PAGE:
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Yellow is the color of bird-life royalty, the signature color of the warbler tribe. Warblers are small and fragile in hand, but they soar over mountains and oceans and continents to announce the return of warmth and growth and sunlight. They perch in the gray branches and sing it to us.

In the last two weeks, I have seen my country move from the worst I have seen in my 50-some years to the best I’ve seen of it.* I watched in real time as Trumpist terrorists overwhelmed the capitol, playing dress-up in patriotism to cover their smug white entitlement and hairy-palmed grubby grievance — chanting to hang the vice president and taking selfies. I saw the capitol steps awash in tear gas and lit with the glare of flash-bang grenades.

Two weeks later I watched the return to normalcy on those same steps with the dignity of our new Vice President and President. I watched a return to civility, grace, and comity. I watched a humble public servant, a grandfather, call the country to the cause of unity.

A brave and beautiful soul saw the same ugliness and wrote a poem in the interim.

Personifying this change are two people. On the one hand a tattooed buffoon, a clown version of patriotism imagined by a toddler, fake buffalo headdress, fake spear, hollering in fake inchoate rage from the gallery of the senate chamber. He was a cartoon as drawn by an addled hack who knows nothing of buffaloes or native peoples.

On the other hand, a lightning strike of presence and grace in the form of a 22-year-old poet.

Amanda Gorman mounted those previously defiled and abused steps and spoke out the truth and passion. She spoke with her hands. She spoke with her heart. She spoke with the gravity of 300 years of dignity that refused to be diminished by pain. She not so much summoned our better angels, she commanded them.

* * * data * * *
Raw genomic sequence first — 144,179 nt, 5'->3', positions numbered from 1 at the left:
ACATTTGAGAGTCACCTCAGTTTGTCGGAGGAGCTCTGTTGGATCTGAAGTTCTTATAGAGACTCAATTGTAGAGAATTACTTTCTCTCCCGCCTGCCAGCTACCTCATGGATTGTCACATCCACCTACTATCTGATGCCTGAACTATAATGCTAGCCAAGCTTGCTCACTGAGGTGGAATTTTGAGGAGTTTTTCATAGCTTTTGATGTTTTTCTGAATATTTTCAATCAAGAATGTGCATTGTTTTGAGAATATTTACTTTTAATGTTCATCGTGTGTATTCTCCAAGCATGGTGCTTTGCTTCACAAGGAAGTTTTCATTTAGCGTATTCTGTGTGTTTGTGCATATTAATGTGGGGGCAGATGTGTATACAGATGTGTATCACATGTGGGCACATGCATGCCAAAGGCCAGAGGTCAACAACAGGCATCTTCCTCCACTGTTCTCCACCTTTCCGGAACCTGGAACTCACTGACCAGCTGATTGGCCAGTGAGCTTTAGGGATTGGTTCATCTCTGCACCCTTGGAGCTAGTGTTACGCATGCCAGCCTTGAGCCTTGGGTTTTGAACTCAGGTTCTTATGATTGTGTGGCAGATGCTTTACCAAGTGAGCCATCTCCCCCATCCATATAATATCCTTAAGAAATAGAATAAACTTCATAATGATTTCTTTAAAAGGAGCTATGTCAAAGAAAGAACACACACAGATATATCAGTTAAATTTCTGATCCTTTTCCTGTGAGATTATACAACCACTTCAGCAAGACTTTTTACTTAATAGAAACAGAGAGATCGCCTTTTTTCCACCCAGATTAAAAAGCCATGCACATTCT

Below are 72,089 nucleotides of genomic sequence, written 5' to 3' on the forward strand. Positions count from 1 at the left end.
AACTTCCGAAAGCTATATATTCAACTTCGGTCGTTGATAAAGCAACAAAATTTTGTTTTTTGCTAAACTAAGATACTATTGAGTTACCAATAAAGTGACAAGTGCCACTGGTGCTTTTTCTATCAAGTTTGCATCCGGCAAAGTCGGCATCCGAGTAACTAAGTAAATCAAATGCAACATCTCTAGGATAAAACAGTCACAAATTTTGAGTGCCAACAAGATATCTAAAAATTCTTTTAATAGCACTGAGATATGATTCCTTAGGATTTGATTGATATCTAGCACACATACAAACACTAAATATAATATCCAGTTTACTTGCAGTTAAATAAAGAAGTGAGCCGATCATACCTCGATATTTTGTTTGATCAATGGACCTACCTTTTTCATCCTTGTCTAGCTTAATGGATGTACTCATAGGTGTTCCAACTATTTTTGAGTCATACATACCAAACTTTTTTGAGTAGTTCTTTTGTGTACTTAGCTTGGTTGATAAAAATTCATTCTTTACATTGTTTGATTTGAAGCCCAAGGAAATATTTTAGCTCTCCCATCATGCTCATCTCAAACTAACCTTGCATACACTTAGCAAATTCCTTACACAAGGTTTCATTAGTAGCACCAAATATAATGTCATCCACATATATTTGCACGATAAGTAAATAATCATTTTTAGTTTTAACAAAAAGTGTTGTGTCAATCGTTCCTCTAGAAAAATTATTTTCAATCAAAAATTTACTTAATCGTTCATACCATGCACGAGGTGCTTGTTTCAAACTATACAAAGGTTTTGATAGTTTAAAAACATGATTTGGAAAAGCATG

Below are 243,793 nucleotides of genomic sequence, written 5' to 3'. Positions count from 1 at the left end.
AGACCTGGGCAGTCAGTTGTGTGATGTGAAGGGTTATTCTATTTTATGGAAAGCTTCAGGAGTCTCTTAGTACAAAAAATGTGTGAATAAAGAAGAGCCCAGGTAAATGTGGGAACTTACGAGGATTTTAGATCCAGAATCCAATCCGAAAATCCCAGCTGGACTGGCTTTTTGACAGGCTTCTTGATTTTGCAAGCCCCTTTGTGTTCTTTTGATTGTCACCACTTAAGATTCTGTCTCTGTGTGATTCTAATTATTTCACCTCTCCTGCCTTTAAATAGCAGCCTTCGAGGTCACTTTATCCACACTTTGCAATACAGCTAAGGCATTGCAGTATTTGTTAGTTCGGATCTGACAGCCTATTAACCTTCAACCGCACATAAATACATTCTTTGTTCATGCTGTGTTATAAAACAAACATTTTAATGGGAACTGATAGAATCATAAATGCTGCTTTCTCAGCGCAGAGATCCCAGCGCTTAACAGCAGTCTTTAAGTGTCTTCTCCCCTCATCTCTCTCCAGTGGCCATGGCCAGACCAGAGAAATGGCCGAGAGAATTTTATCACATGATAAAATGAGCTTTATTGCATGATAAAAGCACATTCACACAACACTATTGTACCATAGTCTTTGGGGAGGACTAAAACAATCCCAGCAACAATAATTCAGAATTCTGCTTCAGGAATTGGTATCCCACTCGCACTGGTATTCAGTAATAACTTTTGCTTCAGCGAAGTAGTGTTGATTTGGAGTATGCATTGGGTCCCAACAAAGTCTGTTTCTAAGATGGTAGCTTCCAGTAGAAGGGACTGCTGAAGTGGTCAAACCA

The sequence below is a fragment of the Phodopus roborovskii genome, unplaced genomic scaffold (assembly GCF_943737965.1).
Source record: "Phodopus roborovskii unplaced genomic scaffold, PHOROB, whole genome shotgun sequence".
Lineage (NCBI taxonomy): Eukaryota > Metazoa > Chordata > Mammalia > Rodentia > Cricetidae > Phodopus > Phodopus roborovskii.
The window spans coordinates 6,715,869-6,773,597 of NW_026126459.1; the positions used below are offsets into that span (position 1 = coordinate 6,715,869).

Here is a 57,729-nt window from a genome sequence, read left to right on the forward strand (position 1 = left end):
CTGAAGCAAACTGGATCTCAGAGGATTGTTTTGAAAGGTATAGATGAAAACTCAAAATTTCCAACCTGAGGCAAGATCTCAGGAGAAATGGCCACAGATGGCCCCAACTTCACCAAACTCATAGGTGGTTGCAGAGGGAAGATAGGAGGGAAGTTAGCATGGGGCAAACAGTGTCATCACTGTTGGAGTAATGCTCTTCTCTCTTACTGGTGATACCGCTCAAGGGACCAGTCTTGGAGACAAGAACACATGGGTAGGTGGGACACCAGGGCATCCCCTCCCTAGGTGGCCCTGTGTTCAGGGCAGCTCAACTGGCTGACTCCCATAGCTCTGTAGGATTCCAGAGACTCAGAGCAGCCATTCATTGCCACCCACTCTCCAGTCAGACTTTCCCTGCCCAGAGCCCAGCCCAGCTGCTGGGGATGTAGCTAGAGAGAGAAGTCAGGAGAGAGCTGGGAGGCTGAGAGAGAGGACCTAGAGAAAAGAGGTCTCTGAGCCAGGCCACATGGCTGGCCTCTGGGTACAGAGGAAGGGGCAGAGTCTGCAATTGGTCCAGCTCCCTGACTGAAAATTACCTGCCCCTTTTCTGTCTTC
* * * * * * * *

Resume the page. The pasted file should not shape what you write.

Amanda Gorman wore a bright yellow coat, a flash of angel avian swagger as the sun broke through the clouds like it was scripted to do so. In a sea of formal black and navy blues accented by bunting, a pin-point of refining-fire sunlight and heat.

In my mind, that was the moment we turned the corner. In the grace of her language and delivery, in the gravity and hopefulness of her poem, in her presence and authority and that brilliant yellow coat.

“It’s because being American is more than a pride we inherit,
it’s the past we step into
and how we repair it”

She’s twenty-two. The age of my kids. The age of my students. Standing bold with the whole country and indeed, much of the world watching, she banished the anxiety she must have felt and made time stand still for the space of 110 exquisite lines. When she finished and walked back, she walked quickly with her arms tightly folded, a hint that the anxiety was there all along, but conquered and beaten.

There’s your hope, tangible and fierce. Right there in the twenty-two-year-olds who share that spirit, fighting to rise above the ugliness, standing behind the young hero wearing a coat the color of birdsong.

* note: I wrote this exactly a year ago. It was a remarkable moment for the power in the poet, the poem, and the performance – at once, aspirational, cathartic, and hopeful.
You can watch it here

Tim Van Deelen

Tim Van Deelen is Professor of Forest and Wildlife Ecology at the University of Wisconsin – Madison. He grew up in Hudsonville, Michigan, and graduated from Calvin College. From there he went on to the University of Montana and Michigan State University. He now studies large mammal population dynamics, sails on Lake Mendota, enjoys a good plate of whitefish, and gains hope for the future from terrific graduate students. 


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